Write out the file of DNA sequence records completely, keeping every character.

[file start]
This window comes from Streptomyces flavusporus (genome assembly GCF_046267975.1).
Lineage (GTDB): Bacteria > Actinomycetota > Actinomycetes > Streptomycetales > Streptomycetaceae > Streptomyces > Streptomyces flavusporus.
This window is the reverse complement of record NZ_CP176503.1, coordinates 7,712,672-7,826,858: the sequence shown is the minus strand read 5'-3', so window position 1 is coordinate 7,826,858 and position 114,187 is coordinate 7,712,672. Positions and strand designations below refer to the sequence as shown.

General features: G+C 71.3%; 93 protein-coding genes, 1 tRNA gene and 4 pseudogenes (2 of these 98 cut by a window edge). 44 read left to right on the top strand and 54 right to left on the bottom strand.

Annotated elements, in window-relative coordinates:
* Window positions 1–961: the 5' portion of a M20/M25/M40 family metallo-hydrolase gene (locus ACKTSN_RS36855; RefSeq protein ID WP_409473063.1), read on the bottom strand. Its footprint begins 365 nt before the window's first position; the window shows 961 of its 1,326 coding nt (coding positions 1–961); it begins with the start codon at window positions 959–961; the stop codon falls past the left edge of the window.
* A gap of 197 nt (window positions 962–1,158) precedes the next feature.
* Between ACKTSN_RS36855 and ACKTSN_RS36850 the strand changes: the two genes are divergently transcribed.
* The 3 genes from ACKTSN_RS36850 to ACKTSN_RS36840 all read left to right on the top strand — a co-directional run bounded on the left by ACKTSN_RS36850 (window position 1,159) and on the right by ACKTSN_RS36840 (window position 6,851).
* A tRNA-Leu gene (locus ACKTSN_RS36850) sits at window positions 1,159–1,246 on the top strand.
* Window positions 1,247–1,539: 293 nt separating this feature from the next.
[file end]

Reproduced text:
This window comes from Streptomyces flavusporus (genome assembly GCF_046267975.1).
Lineage (GTDB): Bacteria > Actinomycetota > Actinomycetes > Streptomycetales > Streptomycetaceae > Streptomyces > Streptomyces flavusporus.
This window is the reverse complement of record NZ_CP176503.1, coordinates 7,712,672-7,826,858: the sequence shown is the minus strand read 5'-3', so window position 1 is coordinate 7,826,858 and position 114,187 is coordinate 7,712,672. Positions and strand designations below refer to the sequence as shown.

General features: G+C 71.3%; 93 protein-coding genes, 1 tRNA gene and 4 pseudogenes (2 of these 98 cut by a window edge). 44 read left to right on the top strand and 54 right to left on the bottom strand.

Annotated elements, in window-relative coordinates:
* Window positions 1–961: the 5' portion of a M20/M25/M40 family metallo-hydrolase gene (locus ACKTSN_RS36855; RefSeq protein ID WP_409473063.1), read on the bottom strand. Its footprint begins 365 nt before the window's first position; the window shows 961 of its 1,326 coding nt (coding positions 1–961); it begins with the start codon at window positions 959–961; the stop codon falls past the left edge of the window.
* A gap of 197 nt (window positions 962–1,158) precedes the next feature.
* Between ACKTSN_RS36855 and ACKTSN_RS36850 the strand changes: the two genes are divergently transcribed.
* The 3 genes from ACKTSN_RS36850 to ACKTSN_RS36840 all read left to right on the top strand — a co-directional run bounded on the left by ACKTSN_RS36850 (window position 1,159) and on the right by ACKTSN_RS36840 (window position 6,851).
* A tRNA-Leu gene (locus ACKTSN_RS36850) sits at window positions 1,159–1,246 on the top strand.
* Window positions 1,247–1,539: 293 nt separating this feature from the next.